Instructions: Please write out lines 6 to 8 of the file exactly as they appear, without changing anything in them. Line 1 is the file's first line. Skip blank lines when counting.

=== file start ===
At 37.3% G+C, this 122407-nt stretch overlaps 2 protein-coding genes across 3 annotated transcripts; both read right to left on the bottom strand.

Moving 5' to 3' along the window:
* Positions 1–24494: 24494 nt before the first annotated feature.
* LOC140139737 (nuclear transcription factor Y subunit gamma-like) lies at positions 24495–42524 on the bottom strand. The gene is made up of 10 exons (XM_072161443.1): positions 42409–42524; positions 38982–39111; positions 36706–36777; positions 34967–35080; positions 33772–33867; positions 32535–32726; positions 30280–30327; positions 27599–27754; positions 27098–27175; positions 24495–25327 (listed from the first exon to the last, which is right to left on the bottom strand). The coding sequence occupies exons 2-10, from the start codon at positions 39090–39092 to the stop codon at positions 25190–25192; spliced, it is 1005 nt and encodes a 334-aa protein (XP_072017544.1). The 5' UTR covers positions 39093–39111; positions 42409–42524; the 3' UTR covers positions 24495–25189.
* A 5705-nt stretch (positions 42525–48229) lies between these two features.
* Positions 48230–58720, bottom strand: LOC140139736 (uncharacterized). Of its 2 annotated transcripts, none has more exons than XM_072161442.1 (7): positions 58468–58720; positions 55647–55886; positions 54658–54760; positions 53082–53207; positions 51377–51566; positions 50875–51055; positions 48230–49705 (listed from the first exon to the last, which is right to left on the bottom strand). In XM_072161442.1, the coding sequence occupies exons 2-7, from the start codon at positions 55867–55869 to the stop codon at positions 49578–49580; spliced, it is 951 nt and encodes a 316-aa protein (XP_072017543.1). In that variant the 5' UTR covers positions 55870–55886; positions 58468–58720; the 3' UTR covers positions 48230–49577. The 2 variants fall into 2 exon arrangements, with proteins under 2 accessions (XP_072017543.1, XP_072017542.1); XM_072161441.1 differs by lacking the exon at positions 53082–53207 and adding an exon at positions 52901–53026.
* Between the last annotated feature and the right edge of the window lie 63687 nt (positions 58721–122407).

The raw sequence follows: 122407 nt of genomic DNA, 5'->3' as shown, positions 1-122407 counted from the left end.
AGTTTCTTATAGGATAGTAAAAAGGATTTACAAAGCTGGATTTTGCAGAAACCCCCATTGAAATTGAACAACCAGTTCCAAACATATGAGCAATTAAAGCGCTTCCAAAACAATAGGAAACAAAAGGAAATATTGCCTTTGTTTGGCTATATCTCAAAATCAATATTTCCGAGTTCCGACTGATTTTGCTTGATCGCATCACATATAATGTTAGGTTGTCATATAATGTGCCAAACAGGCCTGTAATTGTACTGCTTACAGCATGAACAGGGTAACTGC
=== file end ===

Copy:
* Positions 48230–58720, bottom strand: LOC140139736 (uncharacterized). Of its 2 annotated transcripts, none has more exons than XM_072161442.1 (7): positions 58468–58720; positions 55647–55886; positions 54658–54760; positions 53082–53207; positions 51377–51566; positions 50875–51055; positions 48230–49705 (listed from the first exon to the last, which is right to left on the bottom strand). In XM_072161442.1, the coding sequence occupies exons 2-7, from the start codon at positions 55867–55869 to the stop codon at positions 49578–49580; spliced, it is 951 nt and encodes a 316-aa protein (XP_072017543.1). In that variant the 5' UTR covers positions 55870–55886; positions 58468–58720; the 3' UTR covers positions 48230–49577. The 2 variants fall into 2 exon arrangements, with proteins under 2 accessions (XP_072017543.1, XP_072017542.1); XM_072161441.1 differs by lacking the exon at positions 53082–53207 and adding an exon at positions 52901–53026.
* Between the last annotated feature and the right edge of the window lie 63687 nt (positions 58721–122407).

The raw sequence follows: 122407 nt of genomic DNA, 5'->3' as shown, positions 1-122407 counted from the left end.